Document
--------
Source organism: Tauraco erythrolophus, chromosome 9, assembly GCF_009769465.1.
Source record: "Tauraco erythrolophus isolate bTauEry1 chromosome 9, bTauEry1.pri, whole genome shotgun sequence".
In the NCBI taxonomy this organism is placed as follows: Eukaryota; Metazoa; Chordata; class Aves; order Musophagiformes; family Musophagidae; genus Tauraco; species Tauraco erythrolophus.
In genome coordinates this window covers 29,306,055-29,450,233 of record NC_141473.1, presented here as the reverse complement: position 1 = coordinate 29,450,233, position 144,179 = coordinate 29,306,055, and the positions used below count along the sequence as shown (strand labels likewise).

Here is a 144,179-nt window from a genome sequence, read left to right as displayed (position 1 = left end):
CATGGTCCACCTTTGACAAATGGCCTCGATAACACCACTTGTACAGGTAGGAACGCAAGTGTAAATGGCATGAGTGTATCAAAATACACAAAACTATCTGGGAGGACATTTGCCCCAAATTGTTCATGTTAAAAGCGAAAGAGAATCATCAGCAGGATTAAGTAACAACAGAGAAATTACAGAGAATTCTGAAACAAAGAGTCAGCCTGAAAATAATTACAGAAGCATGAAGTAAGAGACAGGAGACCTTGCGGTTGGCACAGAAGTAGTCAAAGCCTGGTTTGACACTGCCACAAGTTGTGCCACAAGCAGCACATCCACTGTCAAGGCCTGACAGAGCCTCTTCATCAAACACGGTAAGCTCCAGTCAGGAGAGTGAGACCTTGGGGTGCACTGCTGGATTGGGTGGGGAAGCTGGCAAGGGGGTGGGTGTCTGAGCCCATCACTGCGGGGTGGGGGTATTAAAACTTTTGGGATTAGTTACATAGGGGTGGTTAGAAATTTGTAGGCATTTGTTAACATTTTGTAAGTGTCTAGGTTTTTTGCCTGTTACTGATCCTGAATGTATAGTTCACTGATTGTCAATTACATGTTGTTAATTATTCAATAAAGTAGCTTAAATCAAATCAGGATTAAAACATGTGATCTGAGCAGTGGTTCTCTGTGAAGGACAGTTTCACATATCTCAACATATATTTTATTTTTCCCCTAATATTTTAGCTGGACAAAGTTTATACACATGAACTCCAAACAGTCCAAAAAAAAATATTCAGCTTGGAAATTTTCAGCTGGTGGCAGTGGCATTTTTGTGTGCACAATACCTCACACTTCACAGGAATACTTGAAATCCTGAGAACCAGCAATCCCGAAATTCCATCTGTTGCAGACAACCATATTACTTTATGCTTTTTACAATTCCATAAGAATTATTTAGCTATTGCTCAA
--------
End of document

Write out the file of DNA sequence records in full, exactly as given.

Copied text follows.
Source organism: Tauraco erythrolophus, chromosome 9, assembly GCF_009769465.1.
Source record: "Tauraco erythrolophus isolate bTauEry1 chromosome 9, bTauEry1.pri, whole genome shotgun sequence".
In the NCBI taxonomy this organism is placed as follows: Eukaryota; Metazoa; Chordata; class Aves; order Musophagiformes; family Musophagidae; genus Tauraco; species Tauraco erythrolophus.
In genome coordinates this window covers 29,306,055-29,450,233 of record NC_141473.1, presented here as the reverse complement: position 1 = coordinate 29,450,233, position 144,179 = coordinate 29,306,055, and the positions used below count along the sequence as shown (strand labels likewise).

Here is a 144,179-nt window from a genome sequence, read left to right as displayed (position 1 = left end):
CATGGTCCACCTTTGACAAATGGCCTCGATAACACCACTTGTACAGGTAGGAACGCAAGTGTAAATGGCATGAGTGTATCAAAATACACAAAACTATCTGGGAGGACATTTGCCCCAAATTGTTCATGTTAAAAGCGAAAGAGAATCATCAGCAGGATTAAGTAACAACAGAGAAATTACAGAGAATTCTGAAACAAAGAGTCAGCCTGAAAATAATTACAGAAGCATGAAGTAAGAGACAGGAGACCTTGCGGTTGGCACAGAAGTAGTCAAAGCCTGGTTTGACACTGCCACAAGTTGTGCCACAAGCAGCACATCCACTGTCAAGGCCTGACAGAGCCTCTTCATCAAACACGGTAAGCTCCAGTCAGGAGAGTGAGACCTTGGGGTGCACTGCTGGATTGGGTGGGGAAGCTGGCAAGGGGGTGGGTGTCTGAGCCCATCACTGCGGGGTGGGGGTATTAAAACTTTTGGGATTAGTTACATAGGGGTGGTTAGAAATTTGTAGGCATTTGTTAACATTTTGTAAGTGTCTAGGTTTTTTGCCTGTTACTGATCCTGAATGTATAGTTCACTGATTGTCAATTACATGTTGTTAATTATTCAATAAAGTAGCTTAAATCAAATCAGGATTAAAACATGTGATCTGAGCAGTGGTTCTCTGTGAAGGACAGTTTCACATATCTCAACATATATTTTATTTTTCCCCTAATATTTTAGCTGGACAAAGTTTATACACATGAACTCCAAACAGTCCAAAAAAAAATATTCAGCTTGGAAATTTTCAGCTGGTGGCAGTGGCATTTTTGTGTGCACAATACCTCACACTTCACAGGAATACTTGAAATCCTGAGAACCAGCAATCCCGAAATTCCATCTGTTGCAGACAACCATATTACTTTATGCTTTTTACAATTCCATAAGAATTATTTAGCTATTGCTCAA